By Mike Wade
NRVCS Community Relations Specialist
The negative consequences of addiction are both well-documented and seemingly endless. Incarceration, financial ruin, damaged relationships, and even death, are all among the potential outcomes for a person abusing drugs.
Robin Novotny, a native of Pulaski, has experienced her fair share of struggles as a result of substance use disorder – including jail time – but professional treatment and a glimpse into a life without drugs now has the 55-year-old believing in a future that she was once unable to see.
Novotny is currently participating in NRVCS’ suboxone program, as well as group therapy. She’s been receiving Medication Assisted Treatment (MAT) from the agency since November of 2016 and, in spite of a few early “mishaps”, Novotny has now achieved six months of sobriety.
“I’ve had a drug problem for most of my life and it’s caused me to have a couple rounds of legal trouble,” Novotny explains. “I did okay while I was in jail because I couldn’t get [drugs], but when you get out, you’re surrounded by everything that caused you to get locked up in the first place.”
Earlier this year, Novotny’s case manager, Courtney Scherer, told her about a program at Bluefield College (Bluefield, VA) that could potentially help her break the cycle of addiction and legal issues. The New Opportunity School for Women (NOSW) is designed to improve the educational, financial, and personal circumstances of low-income, under-educated, middle-aged women in the Appalachian region.
The New Opportunity School for Women was founded in 1987 by Jane B. Stephenson at Berea College in Berea, Kentucky. Stephenson, the wife of John Stephenson, (Berea’s President at the time) created the program to address what she saw as an urgent need to help women in Appalachia become better educated and employed. Bluefield College is the program’s third location. (NOSW operates a second site at Lees-McCrae College in Banner Elk, North Carolina.)
“Robin expressed she felt life had passed her by due to her lifestyle while living in Appalachia, but she still very much wanted treatment and to be in recovery,” explains Scherer. “She demonstrated a commitment to treatment and listened to recommendations from staff.”
“Listening takes courage, and to me, Robin demonstrated the courage to listen,” Scherer adds. “Robin also very promptly completed the application for the New Opportunity School and as promptly asked me for a reference to be selected to attend.”
Novotny was one of six women to participate in the Bluefield program from June 4 – 24. The itinerary for each day was jam-packed with activities, typically beginning at 8:00 a.m. and running until late evening. The women participated in creative writing classes, studied Appalachian culture and poetry, made jewelry and painted, enjoyed visiting restaurants and dining out, shopped for clothing and shoes, and even received makeovers.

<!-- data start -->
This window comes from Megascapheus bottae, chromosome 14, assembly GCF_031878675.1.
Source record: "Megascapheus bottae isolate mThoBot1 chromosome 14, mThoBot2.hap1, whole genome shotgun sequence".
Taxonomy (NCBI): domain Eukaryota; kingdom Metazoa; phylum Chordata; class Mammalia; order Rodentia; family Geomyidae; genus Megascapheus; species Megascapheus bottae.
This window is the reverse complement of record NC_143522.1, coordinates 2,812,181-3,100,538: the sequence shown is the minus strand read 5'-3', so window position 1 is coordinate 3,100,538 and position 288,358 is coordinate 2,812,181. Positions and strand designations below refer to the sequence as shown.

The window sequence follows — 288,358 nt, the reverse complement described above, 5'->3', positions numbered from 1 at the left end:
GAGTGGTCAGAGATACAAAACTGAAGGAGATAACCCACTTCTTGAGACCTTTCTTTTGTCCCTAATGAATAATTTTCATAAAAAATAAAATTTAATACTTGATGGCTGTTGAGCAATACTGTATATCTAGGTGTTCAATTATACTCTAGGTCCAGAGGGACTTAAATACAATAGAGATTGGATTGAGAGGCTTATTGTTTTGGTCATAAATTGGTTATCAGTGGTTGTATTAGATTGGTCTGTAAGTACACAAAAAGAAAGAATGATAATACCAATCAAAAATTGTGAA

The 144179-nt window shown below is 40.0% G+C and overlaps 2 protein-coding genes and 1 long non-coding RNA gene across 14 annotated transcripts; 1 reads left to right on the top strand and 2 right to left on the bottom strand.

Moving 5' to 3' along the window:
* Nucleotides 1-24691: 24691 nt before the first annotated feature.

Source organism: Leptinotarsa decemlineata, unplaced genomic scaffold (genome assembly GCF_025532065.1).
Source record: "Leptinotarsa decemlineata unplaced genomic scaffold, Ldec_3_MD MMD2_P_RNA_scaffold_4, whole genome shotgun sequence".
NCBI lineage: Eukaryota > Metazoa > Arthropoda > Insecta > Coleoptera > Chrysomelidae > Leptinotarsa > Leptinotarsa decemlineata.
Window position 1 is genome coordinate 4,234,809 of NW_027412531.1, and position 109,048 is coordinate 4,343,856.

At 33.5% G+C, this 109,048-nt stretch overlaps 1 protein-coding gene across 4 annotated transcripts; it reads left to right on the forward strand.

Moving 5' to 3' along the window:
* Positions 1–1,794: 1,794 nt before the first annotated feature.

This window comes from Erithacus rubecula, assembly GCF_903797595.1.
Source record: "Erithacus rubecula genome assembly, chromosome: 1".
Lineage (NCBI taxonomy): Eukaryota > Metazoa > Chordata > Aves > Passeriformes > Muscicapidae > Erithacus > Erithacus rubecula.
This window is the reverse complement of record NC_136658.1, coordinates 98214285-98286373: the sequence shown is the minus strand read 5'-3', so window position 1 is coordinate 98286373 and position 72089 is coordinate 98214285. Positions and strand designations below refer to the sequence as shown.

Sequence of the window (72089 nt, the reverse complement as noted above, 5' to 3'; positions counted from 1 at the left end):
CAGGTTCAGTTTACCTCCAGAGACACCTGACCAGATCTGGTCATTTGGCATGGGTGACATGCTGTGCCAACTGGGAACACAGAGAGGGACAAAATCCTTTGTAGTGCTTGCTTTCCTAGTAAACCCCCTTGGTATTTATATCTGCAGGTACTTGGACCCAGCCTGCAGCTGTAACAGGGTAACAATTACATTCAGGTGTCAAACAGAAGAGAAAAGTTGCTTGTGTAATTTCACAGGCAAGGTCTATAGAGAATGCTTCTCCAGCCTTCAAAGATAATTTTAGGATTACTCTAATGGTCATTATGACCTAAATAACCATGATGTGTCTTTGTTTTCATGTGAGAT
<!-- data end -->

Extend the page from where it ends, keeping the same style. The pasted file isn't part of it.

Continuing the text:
“They really went all out…they did our hair and our nails and bought us these really nice clothes,” Novotny says. “They made you feel like you mattered, like you were somebody important.”
As part of the program, the women were also given free medical care – including gynecological exams, breast exams, and vision and dental care.
“They couldn’t get my dental exam done while I was there, so I’ll have to go back and do that later,” adds Novotny, “but getting the eye exam and free glasses was great. I never would have been able to afford glasses on my own.”
One of the biggest challenges for Novotny was using the computer. Considering the fact that she doesn’t even own a phone, she says sitting down at a keyboard was an intimidating experience.
“Yeah, I’m completely off the grid,” Novotny adds with a laugh, “I just did the best I could.”
While typing might not have been her strongest skill, Novotny feels the creative writing exercises did help bring a life-long desire to the surface. “I eventually would like to write a book,” says Novotny, who also landed an internship with the college’s library. I’ve always wanted to do that and I think once I learn some more about computers, I might be ready to start doing that.”
Of course, those exercises also required that Novotny reach a level of comfort in being vulnerable around her peers. “It was probably the hardest part of the whole thing, really,” recalls Novotny. “I had a hard time opening up about my own story. My best friend died of an overdose in 1993 and I’d never really talked about that before.”
“The other women were very helpful and supportive, but it brought up a lot of feelings,” she adds. “We cried a little, but we also laughed – a lot!”
Novotny says the experience of participating in the NOSW has given her even more motivation to continue her journey of recovery.
“I would highly recommend this program to anyone,” she says. “It’s been a very good thing for me and it’s something I’ll remember for the rest of my life.”
Scherer has also seen the impact of the NOSW program on Novotny. “The many different experiences Robin had during the three-week school have given her more confidence to manage and to improve her life for herself,” Scherer notes. “Robin acknowledges most of her life didn’t change during those three-weeks, but what did change, she has more control over to continue to improve to her satisfaction.”
“Robin has also demonstrated already that you have to ‘give it away, to keep it,’ and by this I mean she is sharing her New Opportunity School experiences to encourage others to enjoy recovery,” adds Scherer.
“I feel really good – this is the longest I’ve been sober in my adult life,” she adds, “and instead of being dead or in jail, I’m alive!”Share This Story, Choose Your Platform!